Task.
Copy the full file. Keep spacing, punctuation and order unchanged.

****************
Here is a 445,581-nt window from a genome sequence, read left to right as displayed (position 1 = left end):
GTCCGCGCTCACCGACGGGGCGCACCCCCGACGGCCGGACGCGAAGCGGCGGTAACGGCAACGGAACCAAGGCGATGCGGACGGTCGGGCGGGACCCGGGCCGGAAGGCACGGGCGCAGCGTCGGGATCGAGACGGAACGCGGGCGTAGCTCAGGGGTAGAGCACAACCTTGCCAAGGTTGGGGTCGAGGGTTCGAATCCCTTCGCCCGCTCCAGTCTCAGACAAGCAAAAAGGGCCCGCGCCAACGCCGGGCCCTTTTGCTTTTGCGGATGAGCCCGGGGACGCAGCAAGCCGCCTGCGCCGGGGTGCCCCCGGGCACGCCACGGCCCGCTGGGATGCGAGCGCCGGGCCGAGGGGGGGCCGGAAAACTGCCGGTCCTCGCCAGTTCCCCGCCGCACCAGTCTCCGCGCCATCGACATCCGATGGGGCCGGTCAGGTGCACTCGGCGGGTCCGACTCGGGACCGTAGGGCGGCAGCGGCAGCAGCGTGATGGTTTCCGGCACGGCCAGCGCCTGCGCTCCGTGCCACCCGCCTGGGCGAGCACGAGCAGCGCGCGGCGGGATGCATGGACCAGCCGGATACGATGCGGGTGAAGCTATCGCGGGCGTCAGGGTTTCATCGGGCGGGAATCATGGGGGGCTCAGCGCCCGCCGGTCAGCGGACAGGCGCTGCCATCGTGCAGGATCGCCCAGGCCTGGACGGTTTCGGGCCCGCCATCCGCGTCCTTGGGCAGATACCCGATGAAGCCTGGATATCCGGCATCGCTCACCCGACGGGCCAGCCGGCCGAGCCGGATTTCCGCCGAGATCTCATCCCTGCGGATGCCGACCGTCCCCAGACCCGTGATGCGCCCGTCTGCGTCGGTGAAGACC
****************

Here is a 445,581-nt window from a genome sequence, read left to right as displayed (position 1 = left end):
GTCCGCGCTCACCGACGGGGCGCACCCCCGACGGCCGGACGCGAAGCGGCGGTAACGGCAACGGAACCAAGGCGATGCGGACGGTCGGGCGGGACCCGGGCCGGAAGGCACGGGCGCAGCGTCGGGATCGAGACGGAACGCGGGCGTAGCTCAGGGGTAGAGCACAACCTTGCCAAGGTTGGGGTCGAGGGTTCGAATCCCTTCGCCCGCTCCAGTCTCAGACAAGCAAAAAGGGCCCGCGCCAACGCCGGGCCCTTTTGCTTTTGCGGATGAGCCCGGGGACGCAGCAAGCCGCCTGCGCCGGGGTGCCCCCGGGCACGCCACGGCCCGCTGGGATGCGAGCGCCGGGCCGAGGGGGGGCCGGAAAACTGCCGGTCCTCGCCAGTTCCCCGCCGCACCAGTCTCCGCGCCATCGACATCCGATGGGGCCGGTCAGGTGCACTCGGCGGGTCCGACTCGGGACCGTAGGGCGGCAGCGGCAGCAGCGTGATGGTTTCCGGCACGGCCAGCGCCTGCGCTCCGTGCCACCCGCCTGGGCGAGCACGAGCAGCGCGCGGCGGGATGCATGGACCAGCCGGATACGATGCGGGTGAAGCTATCGCGGGCGTCAGGGTTTCATCGGGCGGGAATCATGGGGGGCTCAGCGCCCGCCGGTCAGCGGACAGGCGCTGCCATCGTGCAGGATCGCCCAGGCCTGGACGGTTTCGGGCCCGCCATCCGCGTCCTTGGGCAGATACCCGATGAAGCCTGGATATCCGGCATCGCTCACCCGACGGGCCAGCCGGCCGAGCCGGATTTCCGCCGAGATCTCATCCCTGCGGATGCCGACCGTCCCCAGACCCGTGATGCGCCCGTCTGCGTCGGTGAAGACC